Hackers claim $16.9 million from Bitcoin (BTC) after ransomware attack

An Italian energy company has been hit by a ransomware attack. The hackers are after millions in ransom money in Bitcoin (BTC).

Hostage software

We are talking about the Enel Group, one of the largest energy groups in Europe. It is an energy company with an annual turnover of more than $73 billion in 2018.

With more than 61 million customers in 40 countries, it ranks 87th in the Fortune Global 500. Bleeping Computer reported this attack last week.

The company’s computers and servers were affected by ransomware called NetWalker. The hackers then shared the screenshots of 5 terabytes (TB) of stolen data. They threatened to publish the first batch of information within a week.

Bleeping Computers also shares a number of screenshots on this subject, in which it can be seen that information in the folders ‚Romania‘, ‚France‘, and ‚Greece‘ has been accessed.

The hackers asked to pay some $16.8 million in exchange. The original ransom was reportedly more than twice as small.

Because Enel Group did not want to pay it at the time, the ‚bid‘ was increased to 1234 Bitcoin (BTC). The energy company is not happy with the recent price increase either. Just a few days ago it was $14 million.

Encrypted data

If the energy company transfers the desired amount, the hackers will send the decryption key. This will give the company access to its own data again. At the moment, these are still encrypted and only the hackers can access them. As the screenshot above shows: „All your files are encrypted“.

In June this year, things already went wrong. Enel’s internal network was then under attack by the ransomware called Snake, also known as EKANS.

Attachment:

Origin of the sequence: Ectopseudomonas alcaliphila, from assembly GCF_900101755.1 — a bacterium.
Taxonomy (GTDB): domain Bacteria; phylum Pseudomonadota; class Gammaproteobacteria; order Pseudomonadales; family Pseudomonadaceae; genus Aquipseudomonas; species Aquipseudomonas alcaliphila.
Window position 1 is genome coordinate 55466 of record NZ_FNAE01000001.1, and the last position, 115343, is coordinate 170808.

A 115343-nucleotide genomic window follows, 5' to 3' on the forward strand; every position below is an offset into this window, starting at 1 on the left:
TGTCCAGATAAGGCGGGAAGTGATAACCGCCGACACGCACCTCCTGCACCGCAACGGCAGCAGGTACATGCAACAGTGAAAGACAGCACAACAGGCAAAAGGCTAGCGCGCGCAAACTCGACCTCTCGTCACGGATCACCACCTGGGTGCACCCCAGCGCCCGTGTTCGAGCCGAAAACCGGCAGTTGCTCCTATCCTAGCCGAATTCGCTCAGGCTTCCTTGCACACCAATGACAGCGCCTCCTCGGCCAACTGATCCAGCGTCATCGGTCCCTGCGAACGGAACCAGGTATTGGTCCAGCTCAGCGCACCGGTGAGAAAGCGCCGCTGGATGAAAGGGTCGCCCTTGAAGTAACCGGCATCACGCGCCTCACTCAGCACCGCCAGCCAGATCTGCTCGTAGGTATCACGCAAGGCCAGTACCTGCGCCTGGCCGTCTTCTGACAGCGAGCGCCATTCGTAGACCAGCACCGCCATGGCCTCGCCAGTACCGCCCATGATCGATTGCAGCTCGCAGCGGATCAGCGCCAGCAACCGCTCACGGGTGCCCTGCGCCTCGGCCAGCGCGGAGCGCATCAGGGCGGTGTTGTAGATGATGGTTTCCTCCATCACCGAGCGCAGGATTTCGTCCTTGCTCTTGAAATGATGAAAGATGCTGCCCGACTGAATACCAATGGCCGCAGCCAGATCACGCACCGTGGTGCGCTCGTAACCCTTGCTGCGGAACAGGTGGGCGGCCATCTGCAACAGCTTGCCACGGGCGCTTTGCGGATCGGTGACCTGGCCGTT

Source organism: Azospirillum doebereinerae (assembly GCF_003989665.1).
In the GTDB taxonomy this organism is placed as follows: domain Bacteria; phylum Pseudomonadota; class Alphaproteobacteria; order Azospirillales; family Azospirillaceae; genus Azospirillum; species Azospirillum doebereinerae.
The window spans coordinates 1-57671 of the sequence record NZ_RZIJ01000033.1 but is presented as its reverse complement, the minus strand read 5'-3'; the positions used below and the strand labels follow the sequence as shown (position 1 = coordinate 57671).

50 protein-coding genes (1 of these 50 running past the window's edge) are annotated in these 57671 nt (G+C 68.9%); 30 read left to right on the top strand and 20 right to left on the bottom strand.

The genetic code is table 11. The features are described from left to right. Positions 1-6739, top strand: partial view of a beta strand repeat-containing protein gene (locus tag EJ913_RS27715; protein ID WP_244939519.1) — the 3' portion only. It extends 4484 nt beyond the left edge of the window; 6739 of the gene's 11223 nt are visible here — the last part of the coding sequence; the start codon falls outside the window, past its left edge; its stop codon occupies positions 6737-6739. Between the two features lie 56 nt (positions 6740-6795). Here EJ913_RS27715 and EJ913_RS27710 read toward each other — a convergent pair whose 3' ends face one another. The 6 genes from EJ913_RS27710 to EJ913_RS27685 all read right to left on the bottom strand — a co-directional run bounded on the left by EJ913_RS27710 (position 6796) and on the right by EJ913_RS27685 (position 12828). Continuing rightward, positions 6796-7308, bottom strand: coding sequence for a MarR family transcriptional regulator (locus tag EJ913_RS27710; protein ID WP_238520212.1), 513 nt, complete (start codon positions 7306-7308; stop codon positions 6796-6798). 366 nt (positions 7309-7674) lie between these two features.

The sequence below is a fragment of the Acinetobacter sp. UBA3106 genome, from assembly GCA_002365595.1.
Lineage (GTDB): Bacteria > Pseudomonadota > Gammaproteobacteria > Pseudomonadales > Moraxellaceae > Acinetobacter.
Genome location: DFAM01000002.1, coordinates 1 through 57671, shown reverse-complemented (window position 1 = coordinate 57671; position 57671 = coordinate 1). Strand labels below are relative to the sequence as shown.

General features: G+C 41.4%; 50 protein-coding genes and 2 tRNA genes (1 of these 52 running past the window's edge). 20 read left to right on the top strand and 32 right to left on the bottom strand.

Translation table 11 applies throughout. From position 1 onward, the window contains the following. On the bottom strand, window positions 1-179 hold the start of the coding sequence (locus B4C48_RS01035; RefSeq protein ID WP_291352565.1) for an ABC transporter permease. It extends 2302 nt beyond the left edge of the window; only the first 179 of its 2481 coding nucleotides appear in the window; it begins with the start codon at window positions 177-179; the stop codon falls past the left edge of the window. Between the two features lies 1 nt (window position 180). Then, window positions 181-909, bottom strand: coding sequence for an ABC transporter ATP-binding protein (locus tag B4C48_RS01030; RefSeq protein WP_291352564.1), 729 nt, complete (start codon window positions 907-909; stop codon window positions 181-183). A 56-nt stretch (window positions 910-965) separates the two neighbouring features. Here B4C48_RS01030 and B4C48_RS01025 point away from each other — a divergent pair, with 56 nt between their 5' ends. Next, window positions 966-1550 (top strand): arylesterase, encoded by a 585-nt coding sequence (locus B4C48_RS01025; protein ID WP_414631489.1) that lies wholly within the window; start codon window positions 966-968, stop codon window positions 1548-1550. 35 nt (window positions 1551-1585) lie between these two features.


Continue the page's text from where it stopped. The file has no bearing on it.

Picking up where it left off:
The hackers increase the pressure by communicating that the information will be leaked to special leaking websites.


But what is Bitcoin’s position in this story? In the first respect, it does not seem to be very positive news for the cryptomaniac. But that is a little more nuanced.

Bitcoin is a neutral and transparent protocol. It makes no distinction between the participants in the network and there is no central party that can reverse or cancel payments.

On the one hand, that is a disadvantage for a company like Enel Group. Because hackers can also make use of it. On the other hand, it offers opportunities. Bitcoin has acted as the perfect alternative several times over the past decade: in Hong Kong during the protests, around WikiLeaks and also in Turkey when bank accounts were frozen.

Bitcoin works for everyone. So if it works well for hackers, it works well for other people. Just as everyone can use a knife. It can be used to spread a sandwich, or to kill innocent civilians. The knife itself is not the problem, just as Bitcoin is not the problem in this case.

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